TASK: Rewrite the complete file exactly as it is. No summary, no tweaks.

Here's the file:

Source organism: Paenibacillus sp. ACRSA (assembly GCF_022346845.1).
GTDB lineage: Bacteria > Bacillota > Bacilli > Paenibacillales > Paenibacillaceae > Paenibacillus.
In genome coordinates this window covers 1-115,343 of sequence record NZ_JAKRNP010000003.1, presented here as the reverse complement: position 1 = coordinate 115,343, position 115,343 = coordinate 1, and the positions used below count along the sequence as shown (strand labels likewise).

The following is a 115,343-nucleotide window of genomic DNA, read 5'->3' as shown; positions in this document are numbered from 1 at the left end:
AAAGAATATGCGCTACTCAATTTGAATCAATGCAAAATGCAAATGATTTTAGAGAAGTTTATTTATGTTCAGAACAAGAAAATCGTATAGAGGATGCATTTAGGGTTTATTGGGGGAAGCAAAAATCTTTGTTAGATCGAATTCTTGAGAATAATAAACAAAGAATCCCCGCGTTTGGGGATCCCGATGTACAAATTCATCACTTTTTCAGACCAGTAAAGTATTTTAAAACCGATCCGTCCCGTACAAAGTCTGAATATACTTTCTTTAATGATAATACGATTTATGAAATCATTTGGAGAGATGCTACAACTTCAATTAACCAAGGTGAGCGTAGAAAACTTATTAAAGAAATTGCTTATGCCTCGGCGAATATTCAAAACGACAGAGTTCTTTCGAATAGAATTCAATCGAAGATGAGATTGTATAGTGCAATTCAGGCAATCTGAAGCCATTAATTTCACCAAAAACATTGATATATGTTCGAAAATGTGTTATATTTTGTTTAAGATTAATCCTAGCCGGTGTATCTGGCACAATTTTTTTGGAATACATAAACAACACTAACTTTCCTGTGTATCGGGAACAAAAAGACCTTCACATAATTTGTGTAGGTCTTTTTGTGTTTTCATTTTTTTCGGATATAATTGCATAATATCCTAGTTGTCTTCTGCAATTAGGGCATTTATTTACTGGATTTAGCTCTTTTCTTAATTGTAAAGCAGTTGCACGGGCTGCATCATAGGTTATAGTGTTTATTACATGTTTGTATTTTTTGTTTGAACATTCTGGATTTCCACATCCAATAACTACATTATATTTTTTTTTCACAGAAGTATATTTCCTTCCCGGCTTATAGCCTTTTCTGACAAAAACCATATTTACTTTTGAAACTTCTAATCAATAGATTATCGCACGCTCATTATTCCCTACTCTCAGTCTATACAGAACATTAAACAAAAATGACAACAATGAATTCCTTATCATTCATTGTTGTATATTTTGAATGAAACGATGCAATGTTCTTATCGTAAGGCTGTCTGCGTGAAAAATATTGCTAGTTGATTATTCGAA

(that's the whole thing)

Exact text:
Source organism: Paenibacillus sp. ACRSA (assembly GCF_022346845.1).
GTDB lineage: Bacteria > Bacillota > Bacilli > Paenibacillales > Paenibacillaceae > Paenibacillus.
In genome coordinates this window covers 1-115,343 of sequence record NZ_JAKRNP010000003.1, presented here as the reverse complement: position 1 = coordinate 115,343, position 115,343 = coordinate 1, and the positions used below count along the sequence as shown (strand labels likewise).

The following is a 115,343-nucleotide window of genomic DNA, read 5'->3' as shown; positions in this document are numbered from 1 at the left end:
AAAGAATATGCGCTACTCAATTTGAATCAATGCAAAATGCAAATGATTTTAGAGAAGTTTATTTATGTTCAGAACAAGAAAATCGTATAGAGGATGCATTTAGGGTTTATTGGGGGAAGCAAAAATCTTTGTTAGATCGAATTCTTGAGAATAATAAACAAAGAATCCCCGCGTTTGGGGATCCCGATGTACAAATTCATCACTTTTTCAGACCAGTAAAGTATTTTAAAACCGATCCGTCCCGTACAAAGTCTGAATATACTTTCTTTAATGATAATACGATTTATGAAATCATTTGGAGAGATGCTACAACTTCAATTAACCAAGGTGAGCGTAGAAAACTTATTAAAGAAATTGCTTATGCCTCGGCGAATATTCAAAACGACAGAGTTCTTTCGAATAGAATTCAATCGAAGATGAGATTGTATAGTGCAATTCAGGCAATCTGAAGCCATTAATTTCACCAAAAACATTGATATATGTTCGAAAATGTGTTATATTTTGTTTAAGATTAATCCTAGCCGGTGTATCTGGCACAATTTTTTTGGAATACATAAACAACACTAACTTTCCTGTGTATCGGGAACAAAAAGACCTTCACATAATTTGTGTAGGTCTTTTTGTGTTTTCATTTTTTTCGGATATAATTGCATAATATCCTAGTTGTCTTCTGCAATTAGGGCATTTATTTACTGGATTTAGCTCTTTTCTTAATTGTAAAGCAGTTGCACGGGCTGCATCATAGGTTATAGTGTTTATTACATGTTTGTATTTTTTGTTTGAACATTCTGGATTTCCACATCCAATAACTACATTATATTTTTTTTTCACAGAAGTATATTTCCTTCCCGGCTTATAGCCTTTTCTGACAAAAACCATATTTACTTTTGAAACTTCTAATCAATAGATTATCGCACGCTCATTATTCCCTACTCTCAGTCTATACAGAACATTAAACAAAAATGACAACAATGAATTCCTTATCATTCATTGTTGTATATTTTGAATGAAACGATGCAATGTTCTTATCGTAAGGCTGTCTGCGTGAAAAATATTGCTAGTTGATTATTCGAA